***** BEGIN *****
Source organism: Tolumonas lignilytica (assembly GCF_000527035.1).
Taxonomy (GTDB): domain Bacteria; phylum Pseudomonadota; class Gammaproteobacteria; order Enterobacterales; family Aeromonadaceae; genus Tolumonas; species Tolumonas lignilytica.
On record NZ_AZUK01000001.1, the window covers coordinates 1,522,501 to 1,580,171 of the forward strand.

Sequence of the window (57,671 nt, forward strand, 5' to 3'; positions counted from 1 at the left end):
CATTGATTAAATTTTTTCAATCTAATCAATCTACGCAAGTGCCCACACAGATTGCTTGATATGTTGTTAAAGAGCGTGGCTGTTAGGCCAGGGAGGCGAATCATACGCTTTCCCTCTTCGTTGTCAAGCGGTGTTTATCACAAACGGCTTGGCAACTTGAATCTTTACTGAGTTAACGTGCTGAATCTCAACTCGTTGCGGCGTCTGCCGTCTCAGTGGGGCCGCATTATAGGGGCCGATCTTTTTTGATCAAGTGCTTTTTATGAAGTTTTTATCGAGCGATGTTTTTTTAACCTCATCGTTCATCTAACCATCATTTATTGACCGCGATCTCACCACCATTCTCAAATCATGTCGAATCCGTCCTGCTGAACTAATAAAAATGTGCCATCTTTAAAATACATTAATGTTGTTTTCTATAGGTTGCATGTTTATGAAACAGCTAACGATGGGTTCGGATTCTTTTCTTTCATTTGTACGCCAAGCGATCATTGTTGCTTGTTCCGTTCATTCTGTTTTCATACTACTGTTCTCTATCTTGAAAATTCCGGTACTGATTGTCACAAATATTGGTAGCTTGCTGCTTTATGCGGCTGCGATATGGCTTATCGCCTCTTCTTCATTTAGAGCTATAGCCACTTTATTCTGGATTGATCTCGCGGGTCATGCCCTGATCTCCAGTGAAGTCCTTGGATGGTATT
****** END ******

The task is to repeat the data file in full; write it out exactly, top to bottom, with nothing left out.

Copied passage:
Source organism: Tolumonas lignilytica (assembly GCF_000527035.1).
Taxonomy (GTDB): domain Bacteria; phylum Pseudomonadota; class Gammaproteobacteria; order Enterobacterales; family Aeromonadaceae; genus Tolumonas; species Tolumonas lignilytica.
On record NZ_AZUK01000001.1, the window covers coordinates 1,522,501 to 1,580,171 of the forward strand.

Sequence of the window (57,671 nt, forward strand, 5' to 3'; positions counted from 1 at the left end):
CATTGATTAAATTTTTTCAATCTAATCAATCTACGCAAGTGCCCACACAGATTGCTTGATATGTTGTTAAAGAGCGTGGCTGTTAGGCCAGGGAGGCGAATCATACGCTTTCCCTCTTCGTTGTCAAGCGGTGTTTATCACAAACGGCTTGGCAACTTGAATCTTTACTGAGTTAACGTGCTGAATCTCAACTCGTTGCGGCGTCTGCCGTCTCAGTGGGGCCGCATTATAGGGGCCGATCTTTTTTGATCAAGTGCTTTTTATGAAGTTTTTATCGAGCGATGTTTTTTTAACCTCATCGTTCATCTAACCATCATTTATTGACCGCGATCTCACCACCATTCTCAAATCATGTCGAATCCGTCCTGCTGAACTAATAAAAATGTGCCATCTTTAAAATACATTAATGTTGTTTTCTATAGGTTGCATGTTTATGAAACAGCTAACGATGGGTTCGGATTCTTTTCTTTCATTTGTACGCCAAGCGATCATTGTTGCTTGTTCCGTTCATTCTGTTTTCATACTACTGTTCTCTATCTTGAAAATTCCGGTACTGATTGTCACAAATATTGGTAGCTTGCTGCTTTATGCGGCTGCGATATGGCTTATCGCCTCTTCTTCATTTAGAGCTATAGCCACTTTATTCTGGATTGATCTCGCGGGTCATGCCCTGATCTCCAGTGAAGTCCTTGGATGGTATT